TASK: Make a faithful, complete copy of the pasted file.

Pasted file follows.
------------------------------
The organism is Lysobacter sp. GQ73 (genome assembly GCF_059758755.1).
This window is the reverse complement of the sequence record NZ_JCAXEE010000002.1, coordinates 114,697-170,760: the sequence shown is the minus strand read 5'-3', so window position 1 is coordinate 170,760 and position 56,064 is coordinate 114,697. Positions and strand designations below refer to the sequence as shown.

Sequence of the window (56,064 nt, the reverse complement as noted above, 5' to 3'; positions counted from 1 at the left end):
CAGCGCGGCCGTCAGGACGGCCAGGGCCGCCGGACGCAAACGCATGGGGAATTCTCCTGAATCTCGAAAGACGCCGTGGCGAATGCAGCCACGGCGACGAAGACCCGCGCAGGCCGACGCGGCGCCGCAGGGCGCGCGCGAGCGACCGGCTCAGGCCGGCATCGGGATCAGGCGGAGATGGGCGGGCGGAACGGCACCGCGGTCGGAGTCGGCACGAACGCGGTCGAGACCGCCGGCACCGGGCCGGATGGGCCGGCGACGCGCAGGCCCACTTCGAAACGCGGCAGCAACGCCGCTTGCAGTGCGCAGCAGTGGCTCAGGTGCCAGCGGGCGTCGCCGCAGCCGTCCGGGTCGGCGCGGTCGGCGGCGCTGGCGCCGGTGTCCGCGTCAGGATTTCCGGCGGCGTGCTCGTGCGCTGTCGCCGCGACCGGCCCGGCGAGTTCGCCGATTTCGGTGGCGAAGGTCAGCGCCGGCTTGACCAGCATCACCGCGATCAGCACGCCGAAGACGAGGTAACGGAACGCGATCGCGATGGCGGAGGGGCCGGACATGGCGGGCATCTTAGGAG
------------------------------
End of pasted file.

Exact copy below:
The organism is Lysobacter sp. GQ73 (genome assembly GCF_059758755.1).
This window is the reverse complement of the sequence record NZ_JCAXEE010000002.1, coordinates 114,697-170,760: the sequence shown is the minus strand read 5'-3', so window position 1 is coordinate 170,760 and position 56,064 is coordinate 114,697. Positions and strand designations below refer to the sequence as shown.

Sequence of the window (56,064 nt, the reverse complement as noted above, 5' to 3'; positions counted from 1 at the left end):
CAGCGCGGCCGTCAGGACGGCCAGGGCCGCCGGACGCAAACGCATGGGGAATTCTCCTGAATCTCGAAAGACGCCGTGGCGAATGCAGCCACGGCGACGAAGACCCGCGCAGGCCGACGCGGCGCCGCAGGGCGCGCGCGAGCGACCGGCTCAGGCCGGCATCGGGATCAGGCGGAGATGGGCGGGCGGAACGGCACCGCGGTCGGAGTCGGCACGAACGCGGTCGAGACCGCCGGCACCGGGCCGGATGGGCCGGCGACGCGCAGGCCCACTTCGAAACGCGGCAGCAACGCCGCTTGCAGTGCGCAGCAGTGGCTCAGGTGCCAGCGGGCGTCGCCGCAGCCGTCCGGGTCGGCGCGGTCGGCGGCGCTGGCGCCGGTGTCCGCGTCAGGATTTCCGGCGGCGTGCTCGTGCGCTGTCGCCGCGACCGGCCCGGCGAGTTCGCCGATTTCGGTGGCGAAGGTCAGCGCCGGCTTGACCAGCATCACCGCGATCAGCACGCCGAAGACGAGGTAACGGAACGCGATCGCGATGGCGGAGGGGCCGGACATGGCGGGCATCTTAGGAG